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As If a Song Could Save You (Wisconsin Poetry Series) (Paperback)
Blue sky, yellow flowers, cool jazz, and Renaissance poetry all inhabit Betsy Sholl’s latest collection of poetry. Grounded in the everyday but never mundane, these poems remind readers of the wonders that surround us. From a child’s drawing tattooed onto the arm of a mechanic to bats under the Congress Avenue bridge in Austin, Sholl points to the richness of life.
As the volume carefully and slowly immerses us in the poet’s world, we gradually begin to understand that this is our journey of exploration as much as hers. Where does one find joy in the face of loss? Why does music exist in a world of grief? How long does it take love to overwhelm pain?
Through these powerful poems we learn to see past the unreliability of memory and into the depth of the present.
The child makes you a blue inch at the top of the page,and it’s still hard for grown-ups to think you comeall the way down to the space between grass blades—Excerpt from “Dear Sky”
About the Author
Betsy Sholl is the author of nine previous poetry collections, including House of Sparrows: New and Selected Poems, Otherwise Unseeable, Rough Cradle, Late Psalm, Don’t Explain, and The Red Line. A former poet laureate of Maine, she teaches at the Vermont College of Fine Arts.
“Attuned as she is to harmony—musical, spiritual, earthly—Sholl weaves seemingly miscellaneous notes into vibrant wholes. She references Dante more than once and it’s apt, for she is very much a pilgrim, someone who conveys the feeling of being in it—the tangle that is a moment, a street scene, a biblical incident—and that is a key to her achievement, her openness to the ways of being. Great compassion marks these poems, that inestimable talent for tracing the ways of kinship, how one occasion graces another.”—Baron Wormser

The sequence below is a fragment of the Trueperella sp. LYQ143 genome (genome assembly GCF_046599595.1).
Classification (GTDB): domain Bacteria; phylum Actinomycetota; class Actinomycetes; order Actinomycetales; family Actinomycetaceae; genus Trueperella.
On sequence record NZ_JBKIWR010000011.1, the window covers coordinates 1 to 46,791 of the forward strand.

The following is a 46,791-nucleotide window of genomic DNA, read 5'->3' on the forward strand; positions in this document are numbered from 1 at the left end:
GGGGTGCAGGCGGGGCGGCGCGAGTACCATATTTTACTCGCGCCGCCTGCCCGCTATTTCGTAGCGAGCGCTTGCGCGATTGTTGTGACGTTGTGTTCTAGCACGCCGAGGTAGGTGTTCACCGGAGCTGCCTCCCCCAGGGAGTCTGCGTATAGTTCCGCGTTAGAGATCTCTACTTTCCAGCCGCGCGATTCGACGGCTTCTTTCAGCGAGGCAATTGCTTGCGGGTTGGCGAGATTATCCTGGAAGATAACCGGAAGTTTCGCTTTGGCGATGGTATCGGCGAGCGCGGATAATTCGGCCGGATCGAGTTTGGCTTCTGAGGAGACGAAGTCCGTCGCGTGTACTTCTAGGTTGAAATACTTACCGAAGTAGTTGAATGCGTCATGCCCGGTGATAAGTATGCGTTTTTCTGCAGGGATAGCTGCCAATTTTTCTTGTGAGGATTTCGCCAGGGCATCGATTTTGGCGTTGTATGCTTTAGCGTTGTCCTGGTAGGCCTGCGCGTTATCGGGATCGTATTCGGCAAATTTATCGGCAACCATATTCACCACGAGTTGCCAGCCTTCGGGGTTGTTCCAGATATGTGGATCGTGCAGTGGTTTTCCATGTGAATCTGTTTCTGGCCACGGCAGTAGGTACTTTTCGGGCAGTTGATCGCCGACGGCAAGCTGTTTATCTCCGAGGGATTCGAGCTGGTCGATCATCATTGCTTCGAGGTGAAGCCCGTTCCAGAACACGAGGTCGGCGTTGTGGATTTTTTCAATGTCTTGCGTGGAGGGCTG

“Unflinching in their willingness to engage with matters of faith, personal loss, and empathic witness, these poems probe and speculate, articulating rather than resolving their uncertainties. They sweep jazz and religious thought into their ample net, are gracefully informed, never doctrinaire, and leave us lifted by their uniquely devotional spirit.”—Leslie Ullman
“Keenly alert to a world where 'the light that falls is knit with shadow,' Betsy Sholl creates an encompassing vision of nature and spirit, past and present, self and others, music and word. Always 'going griefward' toward the gorgeous elegiac poems of the last section, she offers us difficult but sustaining wisdom. 'Yes, it is hard, but there are gifts'—including these exquisite poems.”—Martha Collins